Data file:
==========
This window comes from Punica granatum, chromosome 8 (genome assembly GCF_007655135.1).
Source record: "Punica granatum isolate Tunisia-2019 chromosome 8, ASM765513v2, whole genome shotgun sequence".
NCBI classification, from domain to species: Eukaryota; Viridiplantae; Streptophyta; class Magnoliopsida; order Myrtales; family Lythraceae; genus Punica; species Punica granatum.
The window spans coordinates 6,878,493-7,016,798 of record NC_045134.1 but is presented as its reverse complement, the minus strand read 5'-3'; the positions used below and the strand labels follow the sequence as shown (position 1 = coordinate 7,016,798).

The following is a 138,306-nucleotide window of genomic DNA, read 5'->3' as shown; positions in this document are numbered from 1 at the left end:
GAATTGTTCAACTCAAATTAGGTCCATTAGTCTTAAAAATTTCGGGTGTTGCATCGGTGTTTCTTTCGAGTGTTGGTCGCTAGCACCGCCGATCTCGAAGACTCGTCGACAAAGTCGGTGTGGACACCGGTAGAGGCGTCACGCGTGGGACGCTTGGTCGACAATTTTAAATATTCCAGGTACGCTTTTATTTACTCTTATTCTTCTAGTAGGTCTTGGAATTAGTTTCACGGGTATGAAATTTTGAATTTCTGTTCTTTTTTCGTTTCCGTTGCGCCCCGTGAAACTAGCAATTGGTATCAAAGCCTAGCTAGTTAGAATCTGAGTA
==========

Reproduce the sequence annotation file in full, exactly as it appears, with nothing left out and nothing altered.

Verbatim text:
This window comes from Punica granatum, chromosome 8 (genome assembly GCF_007655135.1).
Source record: "Punica granatum isolate Tunisia-2019 chromosome 8, ASM765513v2, whole genome shotgun sequence".
NCBI classification, from domain to species: Eukaryota; Viridiplantae; Streptophyta; class Magnoliopsida; order Myrtales; family Lythraceae; genus Punica; species Punica granatum.
The window spans coordinates 6,878,493-7,016,798 of record NC_045134.1 but is presented as its reverse complement, the minus strand read 5'-3'; the positions used below and the strand labels follow the sequence as shown (position 1 = coordinate 7,016,798).

The following is a 138,306-nucleotide window of genomic DNA, read 5'->3' as shown; positions in this document are numbered from 1 at the left end:
GAATTGTTCAACTCAAATTAGGTCCATTAGTCTTAAAAATTTCGGGTGTTGCATCGGTGTTTCTTTCGAGTGTTGGTCGCTAGCACCGCCGATCTCGAAGACTCGTCGACAAAGTCGGTGTGGACACCGGTAGAGGCGTCACGCGTGGGACGCTTGGTCGACAATTTTAAATATTCCAGGTACGCTTTTATTTACTCTTATTCTTCTAGTAGGTCTTGGAATTAGTTTCACGGGTATGAAATTTTGAATTTCTGTTCTTTTTTCGTTTCCGTTGCGCCCCGTGAAACTAGCAATTGGTATCAAAGCCTAGCTAGTTAGAATCTGAGTA